what is biotransformation?
major mechanism for drug elimination
What is the product after the compund is broken down and what are their normal characteristics?
they are now called metabolites
What happens when the metabolites are pharmacologically inert?
metabolism inactivates the effect on the body
what are xenobiotics?
compounds that the organism cannot use as foods, and harmfull if they accumulate - no metabolic effect
what are some examples of xenobiotics?
how are xenobiotics detoxified?
by a set of xenobiotic-metabolizing enzymes
what are some examples of xenobiotic metabolizing enzymes?
cytochrome P450 oxidases
how does the xenobiotic-metabolizing enzymes function?
they act in two stages
- oxidizes the xenobiotic
- conjugate water-soluable groups onto the molecule
where is the majority of small-molecule drug metabolism carried out? and by what enzymes?
- cytochrome p450 enzymes -redox
what are some possible consequences of biotransformation?
production of inactive metabolites w/
- increased or decreased potencies
- qualitatively different pharmacologic actions
- toxic metabolites
- active metabolites from inactive prodrugs
What is a prodrug?
when the metabolites are more active than the parent drug
What does the increase inpolarity mean for the metabolites?
they have a more rapid rate of clearance because of possible secretion by acids or base carriers in the kidney
Which organ is the major site of biotransformation?
What may effect the biotransformation of the drug?
prior administration of that drug
How can we classify biotransformational reactions?
Phase I - nonsynthetic reactions
Phase II - synthetic reactions
What happens during phase I in biotransformation reactions?
it involves enzyme-catalyzed biotransformations of the drug without any conjugations
what reactions may occur in phase I
hydrolysis reactions - frequently introduces a functional group that serves as the active center for sequential conjugation
What happens during phase II?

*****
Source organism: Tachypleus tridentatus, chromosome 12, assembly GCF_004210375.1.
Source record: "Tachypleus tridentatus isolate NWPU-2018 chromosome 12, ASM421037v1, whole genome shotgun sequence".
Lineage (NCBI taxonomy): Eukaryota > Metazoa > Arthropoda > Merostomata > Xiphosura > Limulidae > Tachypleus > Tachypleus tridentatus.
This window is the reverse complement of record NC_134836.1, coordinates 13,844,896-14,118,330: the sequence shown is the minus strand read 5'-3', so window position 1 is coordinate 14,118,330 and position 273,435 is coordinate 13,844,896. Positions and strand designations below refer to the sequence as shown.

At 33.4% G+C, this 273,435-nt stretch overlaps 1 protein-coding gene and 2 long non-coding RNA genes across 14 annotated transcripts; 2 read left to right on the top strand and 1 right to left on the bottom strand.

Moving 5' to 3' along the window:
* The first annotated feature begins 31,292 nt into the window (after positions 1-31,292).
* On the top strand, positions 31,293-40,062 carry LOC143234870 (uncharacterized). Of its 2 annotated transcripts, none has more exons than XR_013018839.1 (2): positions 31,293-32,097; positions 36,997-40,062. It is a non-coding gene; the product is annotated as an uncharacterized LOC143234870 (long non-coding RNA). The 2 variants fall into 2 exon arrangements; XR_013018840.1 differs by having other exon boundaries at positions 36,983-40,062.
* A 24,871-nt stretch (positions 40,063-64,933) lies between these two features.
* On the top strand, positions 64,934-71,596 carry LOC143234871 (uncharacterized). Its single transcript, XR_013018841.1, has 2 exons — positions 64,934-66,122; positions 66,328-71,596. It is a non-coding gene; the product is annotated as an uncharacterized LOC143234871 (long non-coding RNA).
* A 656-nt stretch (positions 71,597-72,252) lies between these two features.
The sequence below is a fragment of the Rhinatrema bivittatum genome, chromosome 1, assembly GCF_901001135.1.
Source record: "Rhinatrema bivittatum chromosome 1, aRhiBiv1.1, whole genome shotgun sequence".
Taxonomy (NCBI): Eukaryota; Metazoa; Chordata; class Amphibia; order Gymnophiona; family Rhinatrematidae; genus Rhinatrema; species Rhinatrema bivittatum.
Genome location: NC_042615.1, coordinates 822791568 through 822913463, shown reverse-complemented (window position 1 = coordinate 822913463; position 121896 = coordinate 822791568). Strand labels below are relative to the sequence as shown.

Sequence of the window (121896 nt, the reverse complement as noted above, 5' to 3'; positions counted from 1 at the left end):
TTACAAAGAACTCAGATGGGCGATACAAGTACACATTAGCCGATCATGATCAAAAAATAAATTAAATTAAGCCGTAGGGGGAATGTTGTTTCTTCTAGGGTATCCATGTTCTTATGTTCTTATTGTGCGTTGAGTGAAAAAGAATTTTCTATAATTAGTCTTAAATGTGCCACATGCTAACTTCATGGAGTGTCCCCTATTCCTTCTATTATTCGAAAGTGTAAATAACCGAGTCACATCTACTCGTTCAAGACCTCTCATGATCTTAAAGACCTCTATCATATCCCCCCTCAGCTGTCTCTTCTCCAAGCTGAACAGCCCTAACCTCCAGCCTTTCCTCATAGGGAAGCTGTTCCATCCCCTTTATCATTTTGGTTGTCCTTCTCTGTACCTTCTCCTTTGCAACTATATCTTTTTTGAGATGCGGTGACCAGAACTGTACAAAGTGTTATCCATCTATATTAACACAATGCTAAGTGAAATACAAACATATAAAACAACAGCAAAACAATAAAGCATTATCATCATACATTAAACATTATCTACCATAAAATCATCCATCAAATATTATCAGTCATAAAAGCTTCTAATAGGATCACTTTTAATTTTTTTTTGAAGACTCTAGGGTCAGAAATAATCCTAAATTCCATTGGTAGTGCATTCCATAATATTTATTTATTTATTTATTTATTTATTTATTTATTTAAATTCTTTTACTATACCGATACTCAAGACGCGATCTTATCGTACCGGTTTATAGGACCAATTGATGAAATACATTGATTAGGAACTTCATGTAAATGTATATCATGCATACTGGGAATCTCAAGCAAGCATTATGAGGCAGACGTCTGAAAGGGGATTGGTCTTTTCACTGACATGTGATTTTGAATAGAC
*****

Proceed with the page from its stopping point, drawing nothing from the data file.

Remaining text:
conjugation reactions, which involves the enzyme-catalyzed combination of a drug with an endogenous substance
What is required in phase II reactions?
- a functional group
- active center - as the site of conjugation with the endogenous substance
- energy indirectly for the synthesis of activated carriers, the form of the endogenous substance used in the conugation reaction
What are the enzymes catalyzing phase I biotransformation reactions?
aldehyde and alcohol dehydrogenases
What are the enzymes catalyzing phase II biotransformation reactions?
Whare can you finds the enzymes catalyzing phase I and II?
in multiple tissues and some in the palsma
What is subcellular locations?
Where are the enzymes that are inducible by drugs located?
What reactions does cytochrome P-450 catalyze?
- aromatic and aliphatic hydroxylations
- dealkylations at nitrogen, sulphur, and oxygen atoms
- heteroatom oxidations at nitrogen and sulphur atoms
- reductions at nitrogen atoms
Which subfamily of cytochrome is responsible for half of the total CYP450 in the liver?
which enzyme of the subfamily CYP3A is most abundant?
what is the mechanism of reaction of CYP450?
drug is oxidized and oxygen is reduced to water
reducing equivalents are provided by NADPH - generation of this cofactor is coupled to CYP450 reductase
what are some important genetic polymorphism in CYP450?
CYP2C and CYP2D is important in humasn
there are differences between racial and ethnic groups
what can be an inductor?
drugs and endogenous substances-hormones
what is metabolic tolerance?
when a drug induces its own metabolism
In what ways can CYP450 be inhibited?
competitive or non-competitive
What can cause inhibition of CYP450?
drugs: cimitidine, fluconazole, fluoxetine, erthromycin
some drugs that inhibit CYP3A4 can also inhibit…?
drug effluc ttransporter P-glycoprotein
What are the general feautures of glucoronyl transferase?
set of enzymes with overlapping specificities
involved in phase II reactions
catalyzes the conjugation of glucuronic acid to a variety of active centers - OH, COOH, SH and NH2
What is the mechanism of reaction of glucoronyl transferase?
UDP-glucoronic acid, the active glucoronide donor is formed from UTP and glucose-1P
it will then catalyzr the conjugation to the active center of the drug
where is glucoronyl transferase located?
in the endoplasmic reticulum
how is the glucoronyl trransferace induced?
only phase II reaction that is inducible by drugs and is a possible site of drug interactions